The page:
Beyond the Headlines
Air Date: Week of September 30, 2022
The Olkaria III geothermal power plant complex in Kenya. (Photo: Geo Rising, Patrick Walsh, Flickr, CC BY-NC-ND 2.0)
This week, Environmental Health News Editor Peter Dykstra and Host Bobby Bascomb celebrate Kenya as a new clean energy champion thanks to its abundant geothermal resources. Also, the US finally ratifies the Kigali agreement, which phases out hydrochlorofluorocarbons (HCFCs), which are potent greenhouse gases. This week also saw the passing of David “Dave” Foreman, an eco-warrior who co-founded Earth First! group back in 1980.
BASCOMB: Well, it's time for a trip now beyond the headlines with Peter Dykstra. Peter is an editor with Environmental Health News, that's ehn.org and dailyclimate.org. Hey there, Peter, what do you have for us this week?
DYKSTRA: Hi, Bobby. We have a couple items that are good news in a way, but they also come from a completely different angle than we're accustomed to. The first one, about a clean energy leader from Africa. Kenya has become the world's leader in geothermal energy.
BASCOMB: Wow. So what are they doing right there?
DYKSTRA: They've got a little head start that they started looking into 70 years ago, because the Great Rift Valley, so significant in anthropological and scientific terms, as one of the areas where human evolution is said to have made its major leaps, is called the Great Rift Valley because it's literally pulling apart, releasing energy, releasing heat. And that's the place to look to turn that heat into energy. In recent years, Kenya has gotten as much as 48% of all its electricity from geothermal.
BASCOMB: Wow, that's amazing. And yeah, it makes sense. I mean, that's where these two plates are pulling apart, it makes the Earth's crust that much thinner and easier to access geothermal energy. What else do you see for us this week?
DYKSTRA: Back in the 80s, the US and the UK became leaders unexpectedly in the push for the Montreal Protocol, the highly successful treaty to limit ozone depletion by limiting CFCs, chlorofluorocarbons. Recently, the Kigali amendment to the Montreal Protocol was passed by 137 nations. The US wasn't the leader, they were the laggard, they just became the 138th country to pass Kigali. And what Kigali is, is a limit on hydrochlorofluorocarbons, also used in refrigeration and air conditioning. They were very, very potent greenhouse gas, short lived and very potent as an ozone layer killer.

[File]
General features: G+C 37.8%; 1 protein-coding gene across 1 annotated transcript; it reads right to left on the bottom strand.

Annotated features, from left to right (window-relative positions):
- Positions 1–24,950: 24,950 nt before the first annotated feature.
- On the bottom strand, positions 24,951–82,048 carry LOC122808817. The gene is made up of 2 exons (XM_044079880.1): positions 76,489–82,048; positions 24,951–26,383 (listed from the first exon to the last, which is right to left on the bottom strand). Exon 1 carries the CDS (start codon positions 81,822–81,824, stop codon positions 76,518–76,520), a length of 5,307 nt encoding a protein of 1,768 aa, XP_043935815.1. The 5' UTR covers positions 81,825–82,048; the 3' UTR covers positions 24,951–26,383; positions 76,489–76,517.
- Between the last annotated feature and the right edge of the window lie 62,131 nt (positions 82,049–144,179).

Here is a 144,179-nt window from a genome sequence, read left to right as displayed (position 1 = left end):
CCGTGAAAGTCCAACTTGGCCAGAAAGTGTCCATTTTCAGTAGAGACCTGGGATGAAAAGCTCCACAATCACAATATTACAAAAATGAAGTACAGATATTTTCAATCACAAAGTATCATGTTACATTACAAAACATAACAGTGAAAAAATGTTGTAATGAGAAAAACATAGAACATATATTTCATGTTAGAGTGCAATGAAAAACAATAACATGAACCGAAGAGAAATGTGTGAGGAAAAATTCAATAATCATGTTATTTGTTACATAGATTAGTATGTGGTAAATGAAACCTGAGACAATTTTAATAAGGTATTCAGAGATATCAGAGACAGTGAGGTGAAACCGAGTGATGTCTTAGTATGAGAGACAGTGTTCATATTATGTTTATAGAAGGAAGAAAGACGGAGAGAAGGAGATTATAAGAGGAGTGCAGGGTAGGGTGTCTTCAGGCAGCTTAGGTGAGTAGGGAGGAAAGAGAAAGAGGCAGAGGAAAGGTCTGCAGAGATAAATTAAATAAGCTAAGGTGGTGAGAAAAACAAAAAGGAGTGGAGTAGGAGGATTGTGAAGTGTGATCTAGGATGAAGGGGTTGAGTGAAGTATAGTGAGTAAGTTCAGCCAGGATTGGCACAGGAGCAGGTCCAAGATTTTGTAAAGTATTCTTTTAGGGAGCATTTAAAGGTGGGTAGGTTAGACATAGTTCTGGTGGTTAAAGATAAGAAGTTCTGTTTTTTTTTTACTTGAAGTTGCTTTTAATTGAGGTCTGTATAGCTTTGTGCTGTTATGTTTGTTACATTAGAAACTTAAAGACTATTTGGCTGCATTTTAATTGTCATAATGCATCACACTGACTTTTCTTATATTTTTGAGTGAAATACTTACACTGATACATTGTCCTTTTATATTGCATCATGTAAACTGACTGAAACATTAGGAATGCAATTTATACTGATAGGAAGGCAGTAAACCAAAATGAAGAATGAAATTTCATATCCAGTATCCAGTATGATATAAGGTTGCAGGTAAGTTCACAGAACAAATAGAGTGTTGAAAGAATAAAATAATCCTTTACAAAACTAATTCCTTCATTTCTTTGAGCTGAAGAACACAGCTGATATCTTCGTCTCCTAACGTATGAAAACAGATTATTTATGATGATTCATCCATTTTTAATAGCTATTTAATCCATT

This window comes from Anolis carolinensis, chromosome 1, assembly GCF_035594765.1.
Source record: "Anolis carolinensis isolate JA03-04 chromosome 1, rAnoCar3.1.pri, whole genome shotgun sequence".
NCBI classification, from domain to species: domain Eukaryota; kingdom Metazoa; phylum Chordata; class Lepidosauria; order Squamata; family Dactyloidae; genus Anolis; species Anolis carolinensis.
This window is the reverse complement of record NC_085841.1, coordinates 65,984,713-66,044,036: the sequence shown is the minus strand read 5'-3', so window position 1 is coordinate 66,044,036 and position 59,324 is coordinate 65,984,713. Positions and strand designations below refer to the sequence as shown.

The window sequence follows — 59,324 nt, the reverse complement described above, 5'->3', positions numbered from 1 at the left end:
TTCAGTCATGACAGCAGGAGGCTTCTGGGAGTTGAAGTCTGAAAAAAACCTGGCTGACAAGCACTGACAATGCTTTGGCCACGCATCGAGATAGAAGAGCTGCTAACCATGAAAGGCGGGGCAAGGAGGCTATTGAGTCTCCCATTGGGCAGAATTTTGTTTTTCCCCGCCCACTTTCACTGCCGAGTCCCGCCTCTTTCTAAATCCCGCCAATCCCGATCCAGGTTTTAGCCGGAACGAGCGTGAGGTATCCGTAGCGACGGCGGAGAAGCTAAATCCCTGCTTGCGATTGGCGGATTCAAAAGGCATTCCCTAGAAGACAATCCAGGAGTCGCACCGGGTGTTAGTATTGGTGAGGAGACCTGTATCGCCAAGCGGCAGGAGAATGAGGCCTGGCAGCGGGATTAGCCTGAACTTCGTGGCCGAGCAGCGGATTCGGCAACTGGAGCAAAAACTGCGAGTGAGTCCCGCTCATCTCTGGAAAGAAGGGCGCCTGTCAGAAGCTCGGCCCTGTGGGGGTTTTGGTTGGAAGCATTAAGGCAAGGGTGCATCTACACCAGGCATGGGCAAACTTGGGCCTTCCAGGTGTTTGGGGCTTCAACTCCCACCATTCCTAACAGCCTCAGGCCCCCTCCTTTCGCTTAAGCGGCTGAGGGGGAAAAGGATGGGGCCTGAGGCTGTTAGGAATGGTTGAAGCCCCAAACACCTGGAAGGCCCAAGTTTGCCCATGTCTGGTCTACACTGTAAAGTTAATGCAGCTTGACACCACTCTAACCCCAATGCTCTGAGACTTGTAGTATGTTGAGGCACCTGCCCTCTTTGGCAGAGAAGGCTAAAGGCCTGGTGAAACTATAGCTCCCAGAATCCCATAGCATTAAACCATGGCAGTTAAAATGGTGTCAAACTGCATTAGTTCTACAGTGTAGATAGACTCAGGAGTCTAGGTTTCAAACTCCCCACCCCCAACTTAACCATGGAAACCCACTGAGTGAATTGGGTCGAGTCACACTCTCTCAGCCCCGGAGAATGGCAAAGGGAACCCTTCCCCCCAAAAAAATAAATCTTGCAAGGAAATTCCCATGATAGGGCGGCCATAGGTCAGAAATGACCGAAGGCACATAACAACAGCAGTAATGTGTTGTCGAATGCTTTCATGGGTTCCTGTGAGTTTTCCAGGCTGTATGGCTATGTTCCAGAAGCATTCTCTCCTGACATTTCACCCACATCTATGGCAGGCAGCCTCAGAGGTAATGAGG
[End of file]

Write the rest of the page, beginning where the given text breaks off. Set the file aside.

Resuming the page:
BASCOMB: My understanding is that we've pretty much already phased out HCFCs. And so it was kind of a name only that we've now ratified the agreement. But why now? Why after one hundred and, did you say, 38 other countries that have already done it? Why are we getting on board with this now?
DYKSTRA: The US is the 138th. And it came about in part, you think of the United States Senate and Congress in general, as being in absolute lockdown for not approving anything environmental, if they can help it, the Senate and for the time being minority leader Mitch McConnell would block any such thing. But out of the blue, the United States Chamber of Commerce, a staunchly anti-regulatory body, sent a letter to members of the Senate urging that they all vote in favor of ratifying the treaty. The Republicans did as they were told by the US Chamber, they came around, and the US Senate has ratified the kind of thing that they've absolutely resisted in recent years.
BASCOMB: Well, better late than never, I suppose. What do you see for us from the history books this week, Peter?
DYKSTRA: Not a historical item, but something about a man who made history who passed away last week. Dave Foreman, if you haven't heard of him by name, you probably know his work. Dave Foreman was one of the co-founders of Earth First!, the consummate group of environmental hellraisers.
BASCOMB: Dave Foreman, his approach was somewhat controversial. I mean, putting sand in gas tanks of bulldozers and things like that, but he got attention and he got results, too.
DYKSTRA: They did and they have since the 1970s. Dave Foreman later spent decades first founding and then running the Rewilding Institute, dedicated to restoring land to its natural state, something that a lot of people in the environmental community have given up on given that there's so much influence of the human hand on the entire planet.
BASCOMB: Well, that's certainly true. All right, well, thanks Peter. Peter Dykstra is an editor with Environmental Health News, that's ehn.org and dailyclimate.org. We'll talk to you again real soon.
DYKSTRA: Okay, Bobby, thanks a lot. Talk to you soon.
BASCOMB: And there's more on the stories on the Living on Earth website. That's loe.org.
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